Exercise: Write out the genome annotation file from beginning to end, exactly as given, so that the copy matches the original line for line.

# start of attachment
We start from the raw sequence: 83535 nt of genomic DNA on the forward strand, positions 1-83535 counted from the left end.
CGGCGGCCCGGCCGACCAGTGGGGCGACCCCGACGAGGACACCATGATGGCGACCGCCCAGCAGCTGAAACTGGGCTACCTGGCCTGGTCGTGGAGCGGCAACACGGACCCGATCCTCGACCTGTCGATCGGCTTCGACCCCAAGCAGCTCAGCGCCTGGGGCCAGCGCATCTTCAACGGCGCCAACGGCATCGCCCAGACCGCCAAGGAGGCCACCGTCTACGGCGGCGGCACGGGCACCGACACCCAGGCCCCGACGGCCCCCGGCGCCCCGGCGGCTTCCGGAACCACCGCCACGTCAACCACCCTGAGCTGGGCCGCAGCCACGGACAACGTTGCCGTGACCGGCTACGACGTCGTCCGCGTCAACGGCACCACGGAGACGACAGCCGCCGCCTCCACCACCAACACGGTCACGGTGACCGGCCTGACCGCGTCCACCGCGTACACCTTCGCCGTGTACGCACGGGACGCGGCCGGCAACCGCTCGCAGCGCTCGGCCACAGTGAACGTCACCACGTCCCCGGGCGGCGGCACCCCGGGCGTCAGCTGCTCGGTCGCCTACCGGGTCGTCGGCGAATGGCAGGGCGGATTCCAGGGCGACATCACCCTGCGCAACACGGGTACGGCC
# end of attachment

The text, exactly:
We start from the raw sequence: 83535 nt of genomic DNA on the forward strand, positions 1-83535 counted from the left end.
CGGCGGCCCGGCCGACCAGTGGGGCGACCCCGACGAGGACACCATGATGGCGACCGCCCAGCAGCTGAAACTGGGCTACCTGGCCTGGTCGTGGAGCGGCAACACGGACCCGATCCTCGACCTGTCGATCGGCTTCGACCCCAAGCAGCTCAGCGCCTGGGGCCAGCGCATCTTCAACGGCGCCAACGGCATCGCCCAGACCGCCAAGGAGGCCACCGTCTACGGCGGCGGCACGGGCACCGACACCCAGGCCCCGACGGCCCCCGGCGCCCCGGCGGCTTCCGGAACCACCGCCACGTCAACCACCCTGAGCTGGGCCGCAGCCACGGACAACGTTGCCGTGACCGGCTACGACGTCGTCCGCGTCAACGGCACCACGGAGACGACAGCCGCCGCCTCCACCACCAACACGGTCACGGTGACCGGCCTGACCGCGTCCACCGCGTACACCTTCGCCGTGTACGCACGGGACGCGGCCGGCAACCGCTCGCAGCGCTCGGCCACAGTGAACGTCACCACGTCCCCGGGCGGCGGCACCCCGGGCGTCAGCTGCTCGGTCGCCTACCGGGTCGTCGGCGAATGGCAGGGCGGATTCCAGGGCGACATCACCCTGCGCAACACGGGTACGGCC